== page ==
Editor’s Note: This month, we introduce a new TrustBelt Report feature called From the Mailbag. The impetus for this column is an insightful question posed by a curious reader, Rob Grealis of Cleveland, Ohio. But rather than attempt to answer his question ourselves, we decided to invite an expert in corporate site selection, noted site consultant John Boyd of Princeton, New Jersey, to share his thoughts. The following is their quite candid exchange.
First, the question:
I really liked your article about Columbus. I'm in Cleveland and have been a native Ohioan all my life. However, Cleveland is dying. We used to be the city with the most corporate headquarters across the U.S. A lot of companies have left, though, and we are experiencing a population decline mostly due to lack of jobs and lack of opportunity. But I still think Cleveland can be revitalized. I really liked the part of your article where it said, “When asked how Columbus achieved this success so quickly, McDonald says, ‘First and foremost, it was leadership at a business community level. The biggest companies made this a priority to invest in it and get started. Secondly, our elected leaders decided to be more intentional about pursuing job growth; and thirdly, we had professional economic developers at the local, regional and state level lean into this.’” My question to you is, do you think this can be done for the Cleveland metropolitan area? If so, what needs to be done and do you think we can get there realistically? In my opinion, we lack true leadership, and are still stuck in this blue-collar rust belt mentality. I want to help break out of that and into a new age of modernization and technology. What can we do to attract more tech companies here? What can we do beyond that to make them stay? What can we do to attract more people to move here without it growing too fast and raising prices through the roof? My feeling is that if things don’t change soon, that in the next 10 years Cleveland will be in such a state of decline that no one will want to live here anymore. Thanks for your time.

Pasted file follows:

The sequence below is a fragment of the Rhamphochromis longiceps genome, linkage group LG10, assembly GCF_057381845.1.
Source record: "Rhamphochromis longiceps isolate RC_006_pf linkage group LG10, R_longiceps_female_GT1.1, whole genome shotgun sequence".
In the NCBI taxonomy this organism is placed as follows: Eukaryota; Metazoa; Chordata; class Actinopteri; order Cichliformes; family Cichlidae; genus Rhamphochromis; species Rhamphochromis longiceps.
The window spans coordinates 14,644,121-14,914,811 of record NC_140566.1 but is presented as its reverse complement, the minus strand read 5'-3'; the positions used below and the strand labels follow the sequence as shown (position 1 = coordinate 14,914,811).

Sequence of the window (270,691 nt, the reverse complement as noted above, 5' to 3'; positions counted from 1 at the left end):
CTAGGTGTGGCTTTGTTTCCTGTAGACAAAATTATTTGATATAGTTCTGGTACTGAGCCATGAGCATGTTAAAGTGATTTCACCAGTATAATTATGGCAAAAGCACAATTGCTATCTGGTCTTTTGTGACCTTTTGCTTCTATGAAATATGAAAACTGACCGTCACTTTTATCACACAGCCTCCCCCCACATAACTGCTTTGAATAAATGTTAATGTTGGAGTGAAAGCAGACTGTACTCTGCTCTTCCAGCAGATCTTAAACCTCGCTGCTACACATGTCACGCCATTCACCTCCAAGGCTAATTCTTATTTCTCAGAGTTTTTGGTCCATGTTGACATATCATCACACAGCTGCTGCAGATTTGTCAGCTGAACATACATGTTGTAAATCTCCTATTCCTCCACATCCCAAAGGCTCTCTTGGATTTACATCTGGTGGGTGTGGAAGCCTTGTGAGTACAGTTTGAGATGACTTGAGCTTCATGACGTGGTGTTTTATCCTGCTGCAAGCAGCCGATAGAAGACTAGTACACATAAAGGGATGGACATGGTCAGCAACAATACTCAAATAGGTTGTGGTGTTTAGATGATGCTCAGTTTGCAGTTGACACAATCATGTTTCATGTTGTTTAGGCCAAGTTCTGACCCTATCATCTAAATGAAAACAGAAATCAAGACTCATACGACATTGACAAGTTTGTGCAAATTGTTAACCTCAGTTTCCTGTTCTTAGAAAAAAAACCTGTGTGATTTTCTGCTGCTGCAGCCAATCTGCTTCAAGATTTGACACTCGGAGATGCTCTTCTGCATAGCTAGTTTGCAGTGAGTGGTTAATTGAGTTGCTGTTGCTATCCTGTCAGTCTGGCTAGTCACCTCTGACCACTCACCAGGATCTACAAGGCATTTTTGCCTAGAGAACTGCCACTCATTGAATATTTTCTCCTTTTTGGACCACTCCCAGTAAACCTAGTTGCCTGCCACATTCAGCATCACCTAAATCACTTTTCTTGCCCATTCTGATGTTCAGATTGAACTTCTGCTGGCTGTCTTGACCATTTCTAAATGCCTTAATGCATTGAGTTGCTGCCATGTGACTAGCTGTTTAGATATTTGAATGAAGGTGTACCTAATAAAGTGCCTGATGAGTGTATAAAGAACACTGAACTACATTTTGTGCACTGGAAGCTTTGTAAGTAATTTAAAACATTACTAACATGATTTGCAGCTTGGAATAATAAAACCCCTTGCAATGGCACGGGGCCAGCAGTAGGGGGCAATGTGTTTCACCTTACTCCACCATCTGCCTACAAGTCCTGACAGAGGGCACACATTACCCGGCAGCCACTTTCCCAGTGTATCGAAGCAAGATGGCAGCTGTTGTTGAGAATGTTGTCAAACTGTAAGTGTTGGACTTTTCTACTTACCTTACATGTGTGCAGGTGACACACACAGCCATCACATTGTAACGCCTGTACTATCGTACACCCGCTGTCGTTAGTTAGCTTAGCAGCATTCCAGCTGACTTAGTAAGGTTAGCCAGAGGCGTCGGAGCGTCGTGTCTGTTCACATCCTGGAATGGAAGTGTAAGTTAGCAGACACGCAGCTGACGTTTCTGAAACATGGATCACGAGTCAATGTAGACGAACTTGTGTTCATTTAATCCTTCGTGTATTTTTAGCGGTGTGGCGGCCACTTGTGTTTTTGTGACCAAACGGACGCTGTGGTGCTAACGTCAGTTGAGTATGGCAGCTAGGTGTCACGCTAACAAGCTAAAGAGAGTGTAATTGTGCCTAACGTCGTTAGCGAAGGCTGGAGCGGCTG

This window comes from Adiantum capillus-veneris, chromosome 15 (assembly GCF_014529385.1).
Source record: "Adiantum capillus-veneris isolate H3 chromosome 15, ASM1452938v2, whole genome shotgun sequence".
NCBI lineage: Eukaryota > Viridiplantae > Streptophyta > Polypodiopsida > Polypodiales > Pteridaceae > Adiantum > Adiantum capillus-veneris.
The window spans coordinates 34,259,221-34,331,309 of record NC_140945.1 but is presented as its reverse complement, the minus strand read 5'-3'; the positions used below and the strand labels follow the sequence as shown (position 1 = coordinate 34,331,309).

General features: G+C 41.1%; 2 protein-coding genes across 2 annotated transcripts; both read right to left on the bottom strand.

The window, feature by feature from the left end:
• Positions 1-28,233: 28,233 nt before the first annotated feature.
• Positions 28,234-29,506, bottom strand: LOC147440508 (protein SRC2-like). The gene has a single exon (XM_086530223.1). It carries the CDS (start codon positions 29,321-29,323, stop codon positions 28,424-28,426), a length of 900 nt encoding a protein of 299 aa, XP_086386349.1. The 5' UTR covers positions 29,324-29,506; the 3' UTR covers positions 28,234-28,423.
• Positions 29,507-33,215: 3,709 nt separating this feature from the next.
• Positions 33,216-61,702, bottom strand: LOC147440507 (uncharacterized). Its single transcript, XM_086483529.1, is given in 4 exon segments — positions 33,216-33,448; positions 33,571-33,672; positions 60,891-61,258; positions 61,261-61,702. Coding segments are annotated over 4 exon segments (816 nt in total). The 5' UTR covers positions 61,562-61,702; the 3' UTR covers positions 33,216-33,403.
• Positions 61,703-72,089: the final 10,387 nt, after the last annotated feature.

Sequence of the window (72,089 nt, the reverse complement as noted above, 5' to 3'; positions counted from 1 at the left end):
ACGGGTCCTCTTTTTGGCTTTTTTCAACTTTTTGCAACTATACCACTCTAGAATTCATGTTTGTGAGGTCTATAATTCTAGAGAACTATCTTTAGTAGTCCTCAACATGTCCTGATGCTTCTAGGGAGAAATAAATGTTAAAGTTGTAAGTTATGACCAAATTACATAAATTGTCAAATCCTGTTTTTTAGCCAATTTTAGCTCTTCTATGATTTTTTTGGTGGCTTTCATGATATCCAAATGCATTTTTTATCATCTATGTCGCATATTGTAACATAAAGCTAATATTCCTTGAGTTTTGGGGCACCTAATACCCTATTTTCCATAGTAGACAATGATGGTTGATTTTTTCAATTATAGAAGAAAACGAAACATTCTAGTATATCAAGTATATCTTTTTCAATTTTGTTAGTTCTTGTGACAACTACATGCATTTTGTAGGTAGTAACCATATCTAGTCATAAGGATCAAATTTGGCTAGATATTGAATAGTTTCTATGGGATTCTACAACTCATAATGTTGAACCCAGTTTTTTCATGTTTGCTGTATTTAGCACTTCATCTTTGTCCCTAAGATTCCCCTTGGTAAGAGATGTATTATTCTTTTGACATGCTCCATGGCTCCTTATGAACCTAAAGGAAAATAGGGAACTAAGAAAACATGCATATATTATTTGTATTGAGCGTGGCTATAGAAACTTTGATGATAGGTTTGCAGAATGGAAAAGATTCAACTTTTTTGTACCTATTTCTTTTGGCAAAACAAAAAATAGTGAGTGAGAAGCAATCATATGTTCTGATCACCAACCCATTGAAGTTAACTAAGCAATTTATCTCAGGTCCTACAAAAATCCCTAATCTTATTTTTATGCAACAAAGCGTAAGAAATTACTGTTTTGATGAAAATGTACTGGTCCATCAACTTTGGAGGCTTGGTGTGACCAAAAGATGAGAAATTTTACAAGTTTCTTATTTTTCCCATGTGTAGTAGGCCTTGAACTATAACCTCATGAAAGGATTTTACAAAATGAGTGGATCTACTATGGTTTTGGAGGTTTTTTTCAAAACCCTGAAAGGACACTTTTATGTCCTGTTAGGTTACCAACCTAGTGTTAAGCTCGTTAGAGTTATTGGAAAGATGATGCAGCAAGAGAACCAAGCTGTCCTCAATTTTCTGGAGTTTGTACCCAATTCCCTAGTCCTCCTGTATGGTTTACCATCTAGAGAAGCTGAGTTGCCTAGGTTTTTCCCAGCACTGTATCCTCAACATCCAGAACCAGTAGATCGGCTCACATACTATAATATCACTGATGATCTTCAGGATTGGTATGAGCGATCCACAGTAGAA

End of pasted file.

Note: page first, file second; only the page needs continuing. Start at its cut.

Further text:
Now, the answer, from site selector John Boyd:
When you mentioned Cleveland to me, it hit a responsive chord. First, a bit of background to that statement.